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Geoscientific Model Development An interactive open-access journal of the European Geosciences Union
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Volume 5, issue 1 | Copyright
Geosci. Model Dev., 5, 245-256, 2012
https://doi.org/10.5194/gmd-5-245-2012
© Author(s) 2012. This work is distributed under
the Creative Commons Attribution 3.0 License.

Development and technical paper 17 Feb 2012

Development and technical paper | 17 Feb 2012

Mapping the climate: guidance on appropriate techniques to map climate variables and their uncertainty

N. R. Kaye, A. Hartley, and D. Hemming N. R. Kaye et al.
  • Met Office Hadley Centre, Exeter, EX1 3PB, UK

Abstract. Maps are a crucial asset in communicating climate science to a diverse audience, and there is a wealth of software available to analyse and visualise climate information. However, this availability makes it easy to create poor maps as users often lack an underlying cartographic knowledge. Unlike traditional cartography, where many known standards allow maps to be interpreted easily, there is no standard mapping approach used to represent uncertainty (in climate or other information). Consequently, a wide range of techniques have been applied for this purpose, and users may spend unnecessary time trying to understand the mapping approach rather than interpreting the information presented. Furthermore, communicating and visualising uncertainties in climate data and climate change projections, using for example ensemble based approaches, presents additional challenges for mapping that require careful consideration. The aim of this paper is to provide background information and guidance on suitable techniques for mapping climate variables, including uncertainty. We assess a range of existing and novel techniques for mapping variables and uncertainties, comparing "intrinsic" approaches that use colour in much the same way as conventional thematic maps with "extrinsic" approaches that incorporate additional geometry such as points or features. Using cartographic knowledge and lessons learned from mapping in different disciplines we propose the following 6 general mapping guidelines to develop a suitable mapping technique that represents both magnitude and uncertainty in climate data:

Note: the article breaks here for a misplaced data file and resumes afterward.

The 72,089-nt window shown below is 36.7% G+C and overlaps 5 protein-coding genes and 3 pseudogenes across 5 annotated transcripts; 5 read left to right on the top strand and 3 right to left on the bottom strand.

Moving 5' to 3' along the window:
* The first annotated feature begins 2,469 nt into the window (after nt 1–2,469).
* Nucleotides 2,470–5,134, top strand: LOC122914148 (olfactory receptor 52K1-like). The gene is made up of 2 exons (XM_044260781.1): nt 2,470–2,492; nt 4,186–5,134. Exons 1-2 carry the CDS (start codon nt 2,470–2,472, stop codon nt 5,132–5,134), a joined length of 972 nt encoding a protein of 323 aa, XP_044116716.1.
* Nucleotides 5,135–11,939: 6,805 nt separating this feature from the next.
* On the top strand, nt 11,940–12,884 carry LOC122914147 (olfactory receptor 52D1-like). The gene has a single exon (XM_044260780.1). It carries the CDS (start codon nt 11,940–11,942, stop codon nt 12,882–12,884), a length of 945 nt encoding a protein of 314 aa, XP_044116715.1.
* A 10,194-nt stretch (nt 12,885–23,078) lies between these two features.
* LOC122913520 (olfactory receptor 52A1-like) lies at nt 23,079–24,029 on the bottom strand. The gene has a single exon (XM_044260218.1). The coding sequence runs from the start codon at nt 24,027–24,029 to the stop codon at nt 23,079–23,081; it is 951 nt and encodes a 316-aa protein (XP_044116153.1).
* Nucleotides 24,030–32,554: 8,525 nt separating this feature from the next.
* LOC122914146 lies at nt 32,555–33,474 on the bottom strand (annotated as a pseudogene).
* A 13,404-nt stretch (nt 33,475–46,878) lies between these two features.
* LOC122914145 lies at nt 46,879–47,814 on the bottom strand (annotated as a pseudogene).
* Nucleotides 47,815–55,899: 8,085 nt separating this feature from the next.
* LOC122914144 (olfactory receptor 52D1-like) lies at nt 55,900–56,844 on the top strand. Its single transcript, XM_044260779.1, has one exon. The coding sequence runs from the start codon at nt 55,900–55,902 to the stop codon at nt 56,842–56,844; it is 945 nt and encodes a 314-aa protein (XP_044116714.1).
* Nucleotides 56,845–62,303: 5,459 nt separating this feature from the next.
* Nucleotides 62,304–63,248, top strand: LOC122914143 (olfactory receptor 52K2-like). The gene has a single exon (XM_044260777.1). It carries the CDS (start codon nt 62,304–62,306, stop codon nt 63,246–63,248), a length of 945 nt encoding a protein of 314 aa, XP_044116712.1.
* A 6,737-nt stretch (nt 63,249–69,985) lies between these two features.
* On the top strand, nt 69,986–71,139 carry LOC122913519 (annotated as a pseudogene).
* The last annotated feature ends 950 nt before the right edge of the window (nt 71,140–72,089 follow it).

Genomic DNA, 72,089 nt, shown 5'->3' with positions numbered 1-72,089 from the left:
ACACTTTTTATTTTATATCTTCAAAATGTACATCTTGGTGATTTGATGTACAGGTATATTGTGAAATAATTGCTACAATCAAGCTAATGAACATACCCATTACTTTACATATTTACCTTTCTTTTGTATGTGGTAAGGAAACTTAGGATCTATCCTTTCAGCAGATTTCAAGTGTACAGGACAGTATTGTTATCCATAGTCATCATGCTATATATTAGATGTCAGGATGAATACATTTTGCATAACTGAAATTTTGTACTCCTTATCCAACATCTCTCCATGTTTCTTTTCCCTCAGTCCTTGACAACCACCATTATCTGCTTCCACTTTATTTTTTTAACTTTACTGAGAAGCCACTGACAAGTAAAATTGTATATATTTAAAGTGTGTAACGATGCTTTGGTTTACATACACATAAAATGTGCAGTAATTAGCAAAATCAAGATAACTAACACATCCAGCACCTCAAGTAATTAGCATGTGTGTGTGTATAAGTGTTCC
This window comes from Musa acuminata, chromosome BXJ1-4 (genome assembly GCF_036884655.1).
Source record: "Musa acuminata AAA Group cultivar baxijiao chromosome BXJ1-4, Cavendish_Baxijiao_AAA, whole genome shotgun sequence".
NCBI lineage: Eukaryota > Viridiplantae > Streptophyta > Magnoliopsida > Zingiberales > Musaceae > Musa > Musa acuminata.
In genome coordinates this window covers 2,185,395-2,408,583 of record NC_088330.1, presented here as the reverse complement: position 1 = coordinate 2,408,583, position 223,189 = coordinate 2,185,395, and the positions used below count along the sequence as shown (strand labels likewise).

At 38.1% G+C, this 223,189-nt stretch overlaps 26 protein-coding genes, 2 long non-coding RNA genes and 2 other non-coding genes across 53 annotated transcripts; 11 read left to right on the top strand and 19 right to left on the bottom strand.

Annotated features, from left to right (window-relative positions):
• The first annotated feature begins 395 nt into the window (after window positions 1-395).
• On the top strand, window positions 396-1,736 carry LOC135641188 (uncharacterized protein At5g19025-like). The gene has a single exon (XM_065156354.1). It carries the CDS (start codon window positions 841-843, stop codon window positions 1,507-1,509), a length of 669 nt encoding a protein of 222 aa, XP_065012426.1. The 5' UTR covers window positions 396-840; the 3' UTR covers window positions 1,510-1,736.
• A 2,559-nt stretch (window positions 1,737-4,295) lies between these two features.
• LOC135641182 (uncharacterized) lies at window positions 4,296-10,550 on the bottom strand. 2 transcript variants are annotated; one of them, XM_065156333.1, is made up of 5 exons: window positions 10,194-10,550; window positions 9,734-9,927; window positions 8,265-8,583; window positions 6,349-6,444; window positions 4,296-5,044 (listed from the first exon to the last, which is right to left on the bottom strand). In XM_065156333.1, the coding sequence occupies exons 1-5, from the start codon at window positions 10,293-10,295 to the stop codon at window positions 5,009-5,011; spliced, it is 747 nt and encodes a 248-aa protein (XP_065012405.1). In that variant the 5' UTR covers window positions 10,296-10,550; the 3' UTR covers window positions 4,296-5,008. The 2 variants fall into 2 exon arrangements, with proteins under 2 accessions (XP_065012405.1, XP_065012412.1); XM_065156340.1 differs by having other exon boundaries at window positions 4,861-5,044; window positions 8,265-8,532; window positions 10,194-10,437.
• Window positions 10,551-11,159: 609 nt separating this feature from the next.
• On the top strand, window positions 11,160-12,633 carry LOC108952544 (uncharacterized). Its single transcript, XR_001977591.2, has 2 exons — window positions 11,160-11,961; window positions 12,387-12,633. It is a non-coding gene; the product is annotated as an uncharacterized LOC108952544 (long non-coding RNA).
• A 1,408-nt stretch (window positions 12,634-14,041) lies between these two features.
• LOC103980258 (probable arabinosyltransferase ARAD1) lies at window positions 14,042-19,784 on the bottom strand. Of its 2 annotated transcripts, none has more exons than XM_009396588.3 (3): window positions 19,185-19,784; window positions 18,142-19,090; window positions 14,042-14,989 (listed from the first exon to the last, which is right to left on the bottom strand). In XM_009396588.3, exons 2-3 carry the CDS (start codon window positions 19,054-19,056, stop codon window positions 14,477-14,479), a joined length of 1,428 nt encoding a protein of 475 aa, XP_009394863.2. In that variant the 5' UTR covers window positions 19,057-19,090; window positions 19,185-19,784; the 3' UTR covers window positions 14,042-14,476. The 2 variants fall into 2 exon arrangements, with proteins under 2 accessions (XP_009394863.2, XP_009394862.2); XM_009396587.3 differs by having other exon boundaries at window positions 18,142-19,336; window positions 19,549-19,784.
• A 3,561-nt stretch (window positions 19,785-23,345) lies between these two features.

– use a sensible sequential or diverging colour scheme;

– use appropriate colour symbolism if it is applicable;

– ensure the map is usable by colour blind people;

– use a data classification scheme that does not misrepresent the data;

– use a map projection that does not distort the data

– attempt to be visually intuitive to understand.

Using these guidelines, we suggest an approach to map climate variables with associated uncertainty, that can be easily replicated for a wide range of climate mapping applications. It is proposed this technique would provide a consistent approach suitable for mapping information for the Fifth Assessment Report of the Intergovernmental Panel on Climate Change (IPCC AR5).

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